Tuesday, July 19, 2022

 

 

REVIEW: Vladimir Jablokov at Theatre Royal

 

VLADIMIR Jablokov is everyone’s favourite classical musical violinist. He has an easy charm, a winning smile and eyes that twinkle with excitement when he takes the violin in his hands. Chatting to his audience comes easily and he welcomes audience feedback.

You get the feeling that he believes that anyone could play the Vivaldi megahit – as long as they had 15 years of practice and the talent and confidence to go with it. He’s learned the whole concerto by heart during Covid – although, somehow or other, I can’t imagine turning the pages would make it any easier.

He’s on a mission to, not only dazzle with his performance, but also to explain the backstory to the concerto. Vladimir has got rear screen projections of the differing and changing seasons that gives a visual interpretation to his explanations of just what’s going on throughout each section. It’s all pretty basic and lacks imagination but it conveys a visual impression of pretty much what’s going on in the Seasons.

 

‘Although we’re a couple of fiddle-players and a harpsichordist short, Vladimir certainly fits the bill as a virtuoso.’

 

There are four concertos – “Le Quattro Stagioni— to be accurate; each of which gives musical expression to a season of the year. These were composed around 1718−1720, when Antonio Vivaldi was the court chapel master in Mantua, and are probably in the Top 5 of recognisable classical pieces.

The composition was musically revolutionary when first presented. This was instrumental music intended to evoke something extra-musical and a musical form which Vivaldi was determined to prove sophisticated enough to be taken seriously.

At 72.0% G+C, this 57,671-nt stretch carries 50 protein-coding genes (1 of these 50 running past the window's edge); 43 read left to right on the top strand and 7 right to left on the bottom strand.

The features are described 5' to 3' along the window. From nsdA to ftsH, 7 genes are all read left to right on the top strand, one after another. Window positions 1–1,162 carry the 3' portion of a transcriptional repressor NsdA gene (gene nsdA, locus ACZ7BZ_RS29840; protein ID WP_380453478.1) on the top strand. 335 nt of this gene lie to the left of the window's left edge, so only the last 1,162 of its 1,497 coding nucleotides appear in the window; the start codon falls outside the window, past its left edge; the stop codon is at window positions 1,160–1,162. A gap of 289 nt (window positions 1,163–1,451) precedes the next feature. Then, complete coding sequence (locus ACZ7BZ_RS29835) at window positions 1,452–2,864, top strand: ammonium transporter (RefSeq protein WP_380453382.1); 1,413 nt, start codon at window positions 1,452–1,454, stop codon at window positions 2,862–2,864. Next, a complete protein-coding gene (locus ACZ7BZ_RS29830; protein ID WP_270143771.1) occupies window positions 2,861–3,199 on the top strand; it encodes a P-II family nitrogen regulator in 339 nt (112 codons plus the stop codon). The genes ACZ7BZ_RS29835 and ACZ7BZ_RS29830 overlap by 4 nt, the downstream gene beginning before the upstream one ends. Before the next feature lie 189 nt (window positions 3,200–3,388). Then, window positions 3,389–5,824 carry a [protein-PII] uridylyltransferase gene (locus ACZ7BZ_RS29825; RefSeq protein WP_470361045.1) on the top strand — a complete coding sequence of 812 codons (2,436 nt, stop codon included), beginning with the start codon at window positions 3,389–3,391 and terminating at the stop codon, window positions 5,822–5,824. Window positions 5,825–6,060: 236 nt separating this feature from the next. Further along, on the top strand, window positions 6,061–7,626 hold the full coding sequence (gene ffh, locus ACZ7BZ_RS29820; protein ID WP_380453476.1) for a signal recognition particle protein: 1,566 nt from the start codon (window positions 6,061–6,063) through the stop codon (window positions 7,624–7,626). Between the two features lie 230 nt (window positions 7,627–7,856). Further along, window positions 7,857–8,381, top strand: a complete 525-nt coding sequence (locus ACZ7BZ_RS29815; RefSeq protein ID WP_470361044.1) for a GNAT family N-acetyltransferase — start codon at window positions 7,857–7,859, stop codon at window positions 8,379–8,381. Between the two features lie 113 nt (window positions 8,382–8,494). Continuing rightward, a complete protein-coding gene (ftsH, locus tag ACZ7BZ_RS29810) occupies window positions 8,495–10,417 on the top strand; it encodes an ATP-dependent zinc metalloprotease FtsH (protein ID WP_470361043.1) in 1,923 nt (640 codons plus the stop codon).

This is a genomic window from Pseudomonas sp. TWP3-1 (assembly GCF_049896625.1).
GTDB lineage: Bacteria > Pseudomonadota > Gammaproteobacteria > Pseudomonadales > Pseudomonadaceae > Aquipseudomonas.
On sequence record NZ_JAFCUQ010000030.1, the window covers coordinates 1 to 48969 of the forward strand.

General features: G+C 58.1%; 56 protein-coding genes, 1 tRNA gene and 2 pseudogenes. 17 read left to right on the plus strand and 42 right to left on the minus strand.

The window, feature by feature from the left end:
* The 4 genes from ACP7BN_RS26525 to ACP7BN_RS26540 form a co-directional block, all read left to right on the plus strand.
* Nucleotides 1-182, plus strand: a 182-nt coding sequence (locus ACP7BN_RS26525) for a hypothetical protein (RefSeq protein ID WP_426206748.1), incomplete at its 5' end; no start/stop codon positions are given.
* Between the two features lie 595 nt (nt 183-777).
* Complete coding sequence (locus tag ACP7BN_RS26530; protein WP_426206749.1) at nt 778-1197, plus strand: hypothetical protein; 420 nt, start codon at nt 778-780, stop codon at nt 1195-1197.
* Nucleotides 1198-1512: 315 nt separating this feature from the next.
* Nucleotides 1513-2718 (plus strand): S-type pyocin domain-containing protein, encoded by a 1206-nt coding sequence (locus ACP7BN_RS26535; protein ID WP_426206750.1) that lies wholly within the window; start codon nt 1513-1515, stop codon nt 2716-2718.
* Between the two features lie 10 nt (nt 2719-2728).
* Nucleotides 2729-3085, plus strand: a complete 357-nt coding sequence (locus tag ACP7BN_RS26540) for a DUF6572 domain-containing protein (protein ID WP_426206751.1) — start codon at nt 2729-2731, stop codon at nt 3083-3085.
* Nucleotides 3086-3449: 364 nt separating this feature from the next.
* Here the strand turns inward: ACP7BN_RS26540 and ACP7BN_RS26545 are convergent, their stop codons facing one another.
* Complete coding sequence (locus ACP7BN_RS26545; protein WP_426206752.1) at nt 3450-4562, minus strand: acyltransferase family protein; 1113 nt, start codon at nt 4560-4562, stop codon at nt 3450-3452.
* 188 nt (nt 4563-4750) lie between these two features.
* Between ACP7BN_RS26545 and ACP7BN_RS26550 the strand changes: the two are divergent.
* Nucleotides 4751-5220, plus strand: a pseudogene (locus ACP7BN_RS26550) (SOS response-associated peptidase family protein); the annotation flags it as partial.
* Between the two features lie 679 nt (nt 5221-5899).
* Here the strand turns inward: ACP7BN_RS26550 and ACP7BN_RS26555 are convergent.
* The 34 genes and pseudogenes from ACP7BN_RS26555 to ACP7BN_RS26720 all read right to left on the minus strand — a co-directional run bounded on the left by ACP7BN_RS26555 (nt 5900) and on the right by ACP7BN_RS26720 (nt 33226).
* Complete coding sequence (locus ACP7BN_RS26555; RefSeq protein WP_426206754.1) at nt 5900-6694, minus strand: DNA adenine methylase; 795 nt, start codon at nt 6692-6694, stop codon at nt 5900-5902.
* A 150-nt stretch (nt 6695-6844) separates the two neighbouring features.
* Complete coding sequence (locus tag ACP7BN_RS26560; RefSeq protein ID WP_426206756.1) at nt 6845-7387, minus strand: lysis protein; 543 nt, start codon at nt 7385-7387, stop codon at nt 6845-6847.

Vivaldi’s seasons featured flowing creeks, singing birds (of different species, each specifically characterized), a shepherd and his barking dog, buzzing flies, storms, drunken dancers, hunting parties from both the hunters’ and the prey’s point of view, frozen landscapes, and warm winter fires.

Vivaldi also published a sonnet for each season that worked as a guide to create the spirit of the three months that his composition evoked. It’s one of the earliest and, without doubt, the most detailed example of what was to become programme music – music with a strong storyline. The composer went to great lengths to balance his music with the text of his accompanying sonnets.

The Four Seasons is scored for a virtuoso violinist, a string quartet and a harpsichord. Although we’re a couple of fiddle-players and a harpsichordist short, Vladimir certainly fits the bill as a virtuoso.

His play is dazzling and the audience regularly breaks into applause for the player who seems to know exactly what his audience wants.

Vivaldi provides so many stand-out moments: the barking dog on viola and the pastoral bagpipe dance in Spring and the rapid song of the cuckoo and the storm finally breaks with all the fury Vivaldi could muster in Summer.

This was followed by the amazingly detailed narrative of an Autumn hunt with horse hooves, baying dogs, rattling gunfire, and the soloist as the fleeing stag, who dies just before the final ritornellos, the metronome on piano depicting slow time and the harsh dissonances of chattering teeth that captures the bitter cold of Winter.

The second half of the concert features a sting of all-time favourites: Bach’s Air on the G string, the ‘Schindler’s List’ theme by John Williams, a Piazzolla Tango, Lara’s Theme from ‘Dr Zhivago’, the Merry Widow Waltz, a Fiddler on the Roof medley, and Offenbach’s Can Can. The Radetzky March had the audience on its feet and clapping along.

Vladimir’s trio includes Katie O’Connor on violin, Sokol Koka on cello, Inna Firsova on piano make an excellent trio that clearly enjoy playing. However, I did miss the harpsichord in the Winter concerto of the Four Seasons.

Vladimir has got a large fanbase here in Waterford and should return to the Theatre Royal as often as he once did.

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By Pat McEvoy, Arts Correspondent
Contact Newsdesk: 051 874951

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